Quickly code your first assembly functions (Intel x86–64 syntax)

Learn the basics of assembly programming

Quickly code your first assembly functions (Intel x86–64 syntax)
Photo by Will Porada / Unsplash
And understand the language your processor speaks

While C could be considered a low level language, its syntax still abstracts a lot of the instructions made by your processor. That’s why you might want to learn about the lower level programming languages, like Assembly.

This article will give you the basic tools to understand Assembly functions so that you can create your own 👷‍♂️.

Getting started

The language differs depending of your processor’s architecture. In the following sections, I will focus on the Intel x86–64 syntax, used by most of the desktop computers.

The tools

You can write your assembly code inside .s files and compile them with the nasm compiler.

Source code
The -f argument let you specify the format of the output. In this case macho64 is the format of modern macOS executables.


Once you begin coding your own functions, I highly recommend you to get familiar with debugging tools such as lldb and gdb.

Nick Desaulniers
I’m hacking on an assembly project, and wanted to document some of the tricks I was using for figuring out what was…

The language

The assembly language describes the succession of commands your processor will execute. One line means one instruction.

Machine code

One common mistake is to think the assembly language is the same as machine code. Machine code is the binary executed by the computer. Assembly still requires compilation, has the advantage to be more readable by humans, and is better for structuring your program (with variable names, macros, sections, etc).

The file structure and static data regions

A .s file can be divided by 4 types of sections: data, rodata, bss, text . If none is given, the default is text.

Source code

The 3 static data regions are described above. The .text section stores the code logic. The next sections will describe how you can build that logic.

Access memory

At your disposition you have 3 types of memory: registers, memory addresses (RAM) and constants. Register are very fast but you only have a dozen at your disposition. Memory addresses can store a lot of data but are slower.

General registers

rax, rbx, rcx, rdx They are used by most of the instructions. Their names don’t really matter but here are their signification.

  • a: Accumulator register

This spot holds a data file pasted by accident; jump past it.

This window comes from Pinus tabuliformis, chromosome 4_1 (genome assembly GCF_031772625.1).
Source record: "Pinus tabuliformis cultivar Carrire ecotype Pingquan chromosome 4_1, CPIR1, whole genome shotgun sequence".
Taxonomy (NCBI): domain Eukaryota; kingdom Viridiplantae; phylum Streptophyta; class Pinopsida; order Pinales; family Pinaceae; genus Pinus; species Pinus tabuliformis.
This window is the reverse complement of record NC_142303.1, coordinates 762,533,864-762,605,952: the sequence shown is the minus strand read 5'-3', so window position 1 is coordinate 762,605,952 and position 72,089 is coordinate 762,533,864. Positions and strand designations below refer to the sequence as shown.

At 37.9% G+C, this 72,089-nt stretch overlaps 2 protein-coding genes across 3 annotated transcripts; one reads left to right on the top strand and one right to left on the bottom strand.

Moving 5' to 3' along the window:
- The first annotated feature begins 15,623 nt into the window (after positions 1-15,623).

• b: Base register
  • c: Counter register
  • d: Data register

Indexes registers

  • EDI: Destination register
  • ESI: Source register
  • EBP: Stack base Pointer
  • ESP: Stack pointer register
  • EIP: Index pointer, saves the pointer of the next instruction

Segment registers

You probably won’t need them for simple functions: CS(code segment), DS(data segment), SS(stack segment), ES FS GS


Each line represents one instruction. Usually you have the command identifier followed by the arguments.


Moving values

mov — <dst> [reg, mem], <src> [reg, mem, const]

It copies the data item referred in src into the location of dst. However you cannot copy data between 2 memory addresses mov mem0, mem1( you can do it by using two instruction and one register).

push — <data> [reg, mem, const]

Push data to the stack (more about the stack).

pop — <dst> [reg, mem]

Pop the first value available in the stack to dst.

lea — <dst> [reg], [<src>] [mem]

Stands for “load effective address”. It saves the address of src in the given register.

Mathematical operations

add — <dst> [reg], <src> [reg]

Adds dst and src and saves the result in dst.

sub — <dst> [reg], <src> [reg]

Substract dst and src and saves the result in dst.

dec — <dst> [reg]

Decreases by 1 the given register.

inc — <dst> [reg]

Increases by 1 the given register.

Control Flow Instructions

call — <function_name>— Call a function

jmp — <dst_location> — Jump to a section

Transfers the execution to the instruction given in the operand.

j<condition> — <dst_location> — Jump to a section if conditions are met

Same as jmp but only if the condition is true. The complete condition list is available here.

Testing and comparing values

cmp — <reg0> [reg], <reg1> [reg] — Set conditions codes for reg1-reg0

test — <reg0> [reg], <reg1> [reg] — Set conditions codes for reg0 & reg1

ft_isalnum example

ret — End the function

The calling conventions

Many conventions exists. For example arguments are usually passed in this order %rdi, %rsi, %rdx, %rcx, %r8 and %r9. For more detail, access the link below.

What are the calling conventions for UNIX & Linux system calls (and user-space functions) on i386 and x86-64
Following links explain x86-32 system call conventions for both UNIX (BSD flavor) &amp; Linux: http://www.int80h.org/bsdasm/#system-callshttp://www.freebsd.org/doc/en/books/developers-handbook/x86-


The kernel gives you many system calls. The complete list is here.

Some basic examples


Source code

Memory and the stack

This subject would take an entire medium article. I’ll update this article once i’ve done it.

Ressources for development

I implemented many basic functions in Assembly. If you want to have a look here is the repo 😊.

GitHub - jterrazz/42-libft-asm: 🖥 Basic functions implemented in Assembly using the x86 Intel syntax. A medium article is available in description.
🖥 Basic functions implemented in Assembly using the x86 Intel syntax. A medium article is available in description. - GitHub - jterrazz/42-libft-asm: 🖥 Basic functions implemented in Assembly using…

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